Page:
--------------------
Symptom Free!!! Thank you all!!!!

Find me at Lymefriends, I post under the same name.
diet: http://lymefriends.ning.com/group/healthylowcarbrecipes
Homemade Probiotics thread
Herbal Links Thread

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RDaywillcome
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Life is too short. Eat whatever makes you happy!

There's no proof that a lyme diet will make you healthier or happier. Enjoy!

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Lymetoo
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quote:
Originally posted by RDaywillcome:
Life is too short. Eat whatever makes you happy!


-
For some of us, that is not possible.

--------------------
--Lymetutu--
Opinions, not medical advice!

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jenniferk32
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Great ideas everyone, thanks. I think a common thread here is planning ahead. It's true, I never think about preparing meals for the week on weekends, using crockpots, etc. I just get off work and have no idea what to make and nothing defrosted!

Having to think about what to make at the last minute is probably adding stress to my fatigue, and I just give up and get fast food.

I've had issues with lack of appetite since starting treatment 2 months ago, and have lost about 15 pounds. But I need to lose more so it's not really a problem for me for now.

But I want to choose healthy foods so the weight loss can keep up until I've lost all I want to, about 30 more pounds. I'm worried about that because I used to work out 5 days a week and I haven't hit the gym in 2 weeks now.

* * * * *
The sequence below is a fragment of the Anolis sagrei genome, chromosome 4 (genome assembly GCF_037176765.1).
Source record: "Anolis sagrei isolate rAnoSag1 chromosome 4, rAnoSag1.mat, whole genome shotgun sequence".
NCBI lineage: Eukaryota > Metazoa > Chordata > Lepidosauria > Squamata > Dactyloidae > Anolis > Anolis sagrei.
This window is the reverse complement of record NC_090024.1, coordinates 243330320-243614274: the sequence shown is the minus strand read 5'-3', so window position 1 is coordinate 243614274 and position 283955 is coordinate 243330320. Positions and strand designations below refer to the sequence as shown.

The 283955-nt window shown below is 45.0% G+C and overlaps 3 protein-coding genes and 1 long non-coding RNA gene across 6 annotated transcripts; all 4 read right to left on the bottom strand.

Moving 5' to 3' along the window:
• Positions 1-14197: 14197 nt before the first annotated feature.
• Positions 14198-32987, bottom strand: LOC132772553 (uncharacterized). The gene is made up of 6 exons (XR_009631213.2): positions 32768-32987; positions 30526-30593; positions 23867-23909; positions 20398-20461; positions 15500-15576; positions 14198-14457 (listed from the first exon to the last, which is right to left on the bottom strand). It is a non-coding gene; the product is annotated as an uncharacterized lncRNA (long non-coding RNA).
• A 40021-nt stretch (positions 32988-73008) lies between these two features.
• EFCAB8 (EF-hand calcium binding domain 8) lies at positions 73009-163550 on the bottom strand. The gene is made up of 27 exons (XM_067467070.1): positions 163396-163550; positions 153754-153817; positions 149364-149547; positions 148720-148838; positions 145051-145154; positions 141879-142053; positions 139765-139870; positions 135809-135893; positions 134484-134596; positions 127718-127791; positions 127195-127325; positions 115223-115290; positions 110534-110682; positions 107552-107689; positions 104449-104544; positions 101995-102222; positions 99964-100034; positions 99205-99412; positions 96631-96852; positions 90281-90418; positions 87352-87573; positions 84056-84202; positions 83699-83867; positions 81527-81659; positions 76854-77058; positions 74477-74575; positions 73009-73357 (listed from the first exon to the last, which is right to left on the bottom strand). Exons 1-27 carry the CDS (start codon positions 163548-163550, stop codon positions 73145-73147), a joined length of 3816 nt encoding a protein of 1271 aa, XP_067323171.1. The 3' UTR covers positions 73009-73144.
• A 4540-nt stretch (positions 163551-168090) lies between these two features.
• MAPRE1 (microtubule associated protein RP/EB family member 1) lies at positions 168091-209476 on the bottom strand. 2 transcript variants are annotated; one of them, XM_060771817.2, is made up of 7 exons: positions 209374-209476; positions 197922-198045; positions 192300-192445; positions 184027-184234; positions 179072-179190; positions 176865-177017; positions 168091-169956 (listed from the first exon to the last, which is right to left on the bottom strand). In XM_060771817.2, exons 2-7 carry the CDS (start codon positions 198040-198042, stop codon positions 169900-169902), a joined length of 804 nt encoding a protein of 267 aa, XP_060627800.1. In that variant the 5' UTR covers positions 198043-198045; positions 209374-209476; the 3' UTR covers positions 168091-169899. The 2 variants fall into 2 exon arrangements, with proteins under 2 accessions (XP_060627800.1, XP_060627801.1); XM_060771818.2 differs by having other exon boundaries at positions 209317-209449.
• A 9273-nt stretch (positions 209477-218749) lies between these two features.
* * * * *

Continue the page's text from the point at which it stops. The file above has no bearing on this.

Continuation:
I don't want to get in the habit of eating unhealthy foods and also not working out.


Anyway, thanks for all the suggestions, I really appreciate it.

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AlanaSuzanne
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when you're able, make scrambled eggs a dozen at a time, separate into serving sizes and put in the frig to reheat later.

if you're up to it cut up fruit like melon and pineapple and store in the frig. If not, buy the cut up fruit.

stock up on oranges, apples, bananas, mini carrots, celery sticks. even little kiddos can serve themselves this stuff.

and don't forget things like yogurt, peanut butter, mozz sticks, crackers (GF crackers as well).

the crockpot is a great tool also. there are sooo many awesome recipes for this cooking method.

For simple meals I like BBQ chicken---bone-in chicken breasts smothered with BBQ sauce baked at 350 for 50-60 mins.

Burgers are another way to get protein into the family.

And fish is readily available especially on fridays during the lenten seasaon.

If you're cooking flounder or sole, line your baking dish with parchment paper. Spread olive oil along the parchment paper and place your filets on top. Squeeze lemon juice all over the fish. Sprinkle with salt and pepper and breadcrumbs/GF breadcrumbs. Bake/broil to your liking.

And you can make meatloaf to your liking and freeze it for future use.